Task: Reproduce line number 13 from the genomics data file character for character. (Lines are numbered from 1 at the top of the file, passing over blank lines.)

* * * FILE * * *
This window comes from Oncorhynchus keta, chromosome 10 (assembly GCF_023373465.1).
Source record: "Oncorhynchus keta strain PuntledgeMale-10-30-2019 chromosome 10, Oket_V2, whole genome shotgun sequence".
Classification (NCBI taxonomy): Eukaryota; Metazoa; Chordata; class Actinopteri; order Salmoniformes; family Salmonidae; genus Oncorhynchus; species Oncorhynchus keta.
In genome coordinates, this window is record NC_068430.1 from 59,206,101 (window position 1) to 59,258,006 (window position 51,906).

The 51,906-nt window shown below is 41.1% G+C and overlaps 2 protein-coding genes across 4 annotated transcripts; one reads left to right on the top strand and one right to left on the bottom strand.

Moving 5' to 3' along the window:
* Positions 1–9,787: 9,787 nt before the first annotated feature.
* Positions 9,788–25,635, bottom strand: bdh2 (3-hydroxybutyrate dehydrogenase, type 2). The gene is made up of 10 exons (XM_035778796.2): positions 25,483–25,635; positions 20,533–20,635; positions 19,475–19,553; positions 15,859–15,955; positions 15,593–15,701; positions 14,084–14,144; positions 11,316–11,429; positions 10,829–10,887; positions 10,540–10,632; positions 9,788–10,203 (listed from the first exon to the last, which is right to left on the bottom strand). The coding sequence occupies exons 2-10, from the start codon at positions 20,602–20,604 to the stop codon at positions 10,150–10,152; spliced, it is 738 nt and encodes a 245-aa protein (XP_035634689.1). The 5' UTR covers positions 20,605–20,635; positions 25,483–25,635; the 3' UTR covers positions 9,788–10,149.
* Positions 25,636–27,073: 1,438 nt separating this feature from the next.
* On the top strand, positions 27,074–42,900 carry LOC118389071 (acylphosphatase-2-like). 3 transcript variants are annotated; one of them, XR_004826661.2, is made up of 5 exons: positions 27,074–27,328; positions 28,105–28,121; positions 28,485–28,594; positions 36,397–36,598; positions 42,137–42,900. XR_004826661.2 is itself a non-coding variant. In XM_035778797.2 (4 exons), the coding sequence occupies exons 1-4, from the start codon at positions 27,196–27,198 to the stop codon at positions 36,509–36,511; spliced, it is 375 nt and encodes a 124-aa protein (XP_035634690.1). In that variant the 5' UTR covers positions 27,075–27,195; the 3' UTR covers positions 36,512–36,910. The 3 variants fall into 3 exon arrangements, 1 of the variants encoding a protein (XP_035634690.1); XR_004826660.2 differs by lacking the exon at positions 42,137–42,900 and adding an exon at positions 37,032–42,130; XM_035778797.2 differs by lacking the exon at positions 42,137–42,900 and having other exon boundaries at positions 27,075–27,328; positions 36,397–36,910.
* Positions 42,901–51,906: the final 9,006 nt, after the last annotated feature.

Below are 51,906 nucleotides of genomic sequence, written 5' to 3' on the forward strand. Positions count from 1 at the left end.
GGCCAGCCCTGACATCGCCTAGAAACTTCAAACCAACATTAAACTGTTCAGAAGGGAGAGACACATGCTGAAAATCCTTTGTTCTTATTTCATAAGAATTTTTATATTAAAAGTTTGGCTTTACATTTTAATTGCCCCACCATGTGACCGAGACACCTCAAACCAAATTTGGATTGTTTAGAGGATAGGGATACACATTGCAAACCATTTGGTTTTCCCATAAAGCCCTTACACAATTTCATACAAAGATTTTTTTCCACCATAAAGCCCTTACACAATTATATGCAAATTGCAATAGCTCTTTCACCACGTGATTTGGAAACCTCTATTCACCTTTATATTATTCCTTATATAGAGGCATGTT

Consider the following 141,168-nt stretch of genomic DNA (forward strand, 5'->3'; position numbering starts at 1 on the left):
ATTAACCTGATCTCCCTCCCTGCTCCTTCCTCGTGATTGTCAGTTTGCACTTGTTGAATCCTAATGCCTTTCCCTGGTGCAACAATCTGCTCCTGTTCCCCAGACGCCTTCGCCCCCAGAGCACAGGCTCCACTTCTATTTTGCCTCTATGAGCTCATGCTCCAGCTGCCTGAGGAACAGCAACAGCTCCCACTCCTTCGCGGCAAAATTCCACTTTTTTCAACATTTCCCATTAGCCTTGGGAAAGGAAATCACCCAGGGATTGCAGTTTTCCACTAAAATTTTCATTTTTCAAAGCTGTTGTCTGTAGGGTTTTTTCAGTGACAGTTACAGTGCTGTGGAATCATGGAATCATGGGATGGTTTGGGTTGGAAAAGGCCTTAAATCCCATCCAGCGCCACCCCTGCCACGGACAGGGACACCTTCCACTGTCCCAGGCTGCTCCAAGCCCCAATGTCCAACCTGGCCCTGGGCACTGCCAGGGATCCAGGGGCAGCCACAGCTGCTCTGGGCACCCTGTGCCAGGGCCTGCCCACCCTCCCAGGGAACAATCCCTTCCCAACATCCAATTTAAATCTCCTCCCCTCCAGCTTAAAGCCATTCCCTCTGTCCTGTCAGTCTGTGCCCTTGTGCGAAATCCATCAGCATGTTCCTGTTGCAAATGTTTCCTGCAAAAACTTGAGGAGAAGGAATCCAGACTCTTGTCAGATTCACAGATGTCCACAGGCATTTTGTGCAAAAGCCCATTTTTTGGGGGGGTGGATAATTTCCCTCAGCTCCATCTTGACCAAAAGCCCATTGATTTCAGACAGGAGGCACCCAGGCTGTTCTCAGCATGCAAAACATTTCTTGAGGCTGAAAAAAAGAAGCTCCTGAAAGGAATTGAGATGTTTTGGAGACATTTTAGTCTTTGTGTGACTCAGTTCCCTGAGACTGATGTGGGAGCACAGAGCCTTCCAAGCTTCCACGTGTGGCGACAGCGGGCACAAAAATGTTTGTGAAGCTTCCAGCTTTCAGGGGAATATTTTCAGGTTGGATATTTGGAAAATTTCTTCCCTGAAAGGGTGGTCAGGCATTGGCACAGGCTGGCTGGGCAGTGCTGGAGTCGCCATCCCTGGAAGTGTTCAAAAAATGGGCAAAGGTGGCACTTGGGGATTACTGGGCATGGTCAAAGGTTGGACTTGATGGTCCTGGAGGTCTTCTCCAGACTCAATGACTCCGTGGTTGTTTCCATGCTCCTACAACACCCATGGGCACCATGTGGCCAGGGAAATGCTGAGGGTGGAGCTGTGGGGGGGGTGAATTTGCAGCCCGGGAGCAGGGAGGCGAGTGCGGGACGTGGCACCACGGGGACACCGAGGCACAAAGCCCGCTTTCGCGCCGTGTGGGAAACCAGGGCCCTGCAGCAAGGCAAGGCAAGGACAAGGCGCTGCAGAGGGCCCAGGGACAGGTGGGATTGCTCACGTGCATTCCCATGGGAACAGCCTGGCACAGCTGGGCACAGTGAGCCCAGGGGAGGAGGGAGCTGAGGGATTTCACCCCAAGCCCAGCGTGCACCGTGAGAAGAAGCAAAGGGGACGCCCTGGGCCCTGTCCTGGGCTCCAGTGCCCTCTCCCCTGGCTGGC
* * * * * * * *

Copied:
GGCCAGCCCTGACATCGCCTAGAAACTTCAAACCAACATTAAACTGTTCAGAAGGGAGAGACACATGCTGAAAATCCTTTGTTCTTATTTCATAAGAATTTTTATATTAAAAGTTTGGCTTTACATTTTAATTGCCCCACCATGTGACCGAGACACCTCAAACCAAATTTGGATTGTTTAGAGGATAGGGATACACATTGCAAACCATTTGGTTTTCCCATAAAGCCCTTACACAATTTCATACAAAGATTTTTTTCCACCATAAAGCCCTTACACAATTATATGCAAATTGCAATAGCTCTTTCACCACGTGATTTGGAAACCTCTATTCACCTTTATATTATTCCTTATATAGAGGCATGTT